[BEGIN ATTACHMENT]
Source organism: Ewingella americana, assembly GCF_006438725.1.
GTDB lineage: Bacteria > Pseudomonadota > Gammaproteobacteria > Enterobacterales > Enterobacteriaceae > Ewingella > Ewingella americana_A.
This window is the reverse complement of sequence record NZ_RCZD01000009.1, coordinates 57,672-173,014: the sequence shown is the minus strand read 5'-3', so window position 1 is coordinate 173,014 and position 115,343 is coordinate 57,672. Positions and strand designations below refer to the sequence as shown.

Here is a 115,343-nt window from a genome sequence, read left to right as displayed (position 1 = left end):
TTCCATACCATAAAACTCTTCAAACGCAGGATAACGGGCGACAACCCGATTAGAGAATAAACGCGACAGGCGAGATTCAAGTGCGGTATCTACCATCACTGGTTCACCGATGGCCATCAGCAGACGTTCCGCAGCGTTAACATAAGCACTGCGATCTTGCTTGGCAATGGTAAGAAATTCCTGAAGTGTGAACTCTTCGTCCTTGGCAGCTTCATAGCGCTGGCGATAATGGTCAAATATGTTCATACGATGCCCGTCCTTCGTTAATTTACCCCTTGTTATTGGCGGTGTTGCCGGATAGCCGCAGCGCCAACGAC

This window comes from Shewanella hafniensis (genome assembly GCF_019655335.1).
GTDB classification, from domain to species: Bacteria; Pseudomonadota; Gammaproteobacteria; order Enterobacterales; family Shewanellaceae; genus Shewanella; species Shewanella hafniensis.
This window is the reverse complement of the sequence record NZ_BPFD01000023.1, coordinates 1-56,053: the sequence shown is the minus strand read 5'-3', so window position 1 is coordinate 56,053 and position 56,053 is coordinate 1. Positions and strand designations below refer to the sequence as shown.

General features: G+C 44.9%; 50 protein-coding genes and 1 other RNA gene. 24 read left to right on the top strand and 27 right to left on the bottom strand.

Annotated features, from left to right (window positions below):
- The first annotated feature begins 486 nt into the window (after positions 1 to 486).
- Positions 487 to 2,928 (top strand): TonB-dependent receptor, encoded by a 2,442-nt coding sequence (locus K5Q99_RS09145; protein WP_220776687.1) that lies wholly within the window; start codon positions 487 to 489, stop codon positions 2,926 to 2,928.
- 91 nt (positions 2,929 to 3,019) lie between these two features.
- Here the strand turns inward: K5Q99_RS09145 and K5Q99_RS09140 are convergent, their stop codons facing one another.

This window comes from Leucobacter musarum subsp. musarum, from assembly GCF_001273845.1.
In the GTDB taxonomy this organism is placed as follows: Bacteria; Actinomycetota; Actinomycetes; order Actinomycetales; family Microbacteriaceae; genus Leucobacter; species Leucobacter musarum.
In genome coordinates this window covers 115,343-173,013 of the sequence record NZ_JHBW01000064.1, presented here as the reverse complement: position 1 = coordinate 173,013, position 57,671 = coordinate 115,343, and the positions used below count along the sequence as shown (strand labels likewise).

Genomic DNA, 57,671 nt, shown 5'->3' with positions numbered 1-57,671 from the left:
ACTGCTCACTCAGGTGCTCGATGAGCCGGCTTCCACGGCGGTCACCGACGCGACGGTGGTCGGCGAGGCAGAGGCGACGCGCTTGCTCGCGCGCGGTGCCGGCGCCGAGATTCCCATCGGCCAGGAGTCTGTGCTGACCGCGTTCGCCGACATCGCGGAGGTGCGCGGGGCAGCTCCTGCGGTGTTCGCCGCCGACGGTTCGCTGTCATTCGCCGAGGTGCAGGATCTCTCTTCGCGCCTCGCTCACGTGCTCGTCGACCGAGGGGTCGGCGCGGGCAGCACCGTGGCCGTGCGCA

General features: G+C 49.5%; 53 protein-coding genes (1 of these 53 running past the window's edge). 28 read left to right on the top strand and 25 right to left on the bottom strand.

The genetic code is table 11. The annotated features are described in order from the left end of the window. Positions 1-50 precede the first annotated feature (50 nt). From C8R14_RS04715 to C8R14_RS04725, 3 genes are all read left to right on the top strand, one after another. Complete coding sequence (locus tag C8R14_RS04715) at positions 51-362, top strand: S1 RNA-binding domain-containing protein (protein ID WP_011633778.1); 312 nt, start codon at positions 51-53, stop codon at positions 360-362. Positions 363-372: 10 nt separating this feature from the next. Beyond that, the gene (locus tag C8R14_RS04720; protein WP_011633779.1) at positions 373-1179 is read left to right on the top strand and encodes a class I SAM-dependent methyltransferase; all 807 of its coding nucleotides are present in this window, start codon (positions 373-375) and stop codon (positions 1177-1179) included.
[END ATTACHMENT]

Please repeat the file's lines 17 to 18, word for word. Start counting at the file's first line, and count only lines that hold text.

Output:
In genome coordinates this window covers 115,343-173,013 of the sequence record NZ_JHBW01000064.1, presented here as the reverse complement: position 1 = coordinate 173,013, position 57,671 = coordinate 115,343, and the positions used below count along the sequence as shown (strand labels likewise).

Genomic DNA, 57,671 nt, shown 5'->3' with positions numbered 1-57,671 from the left: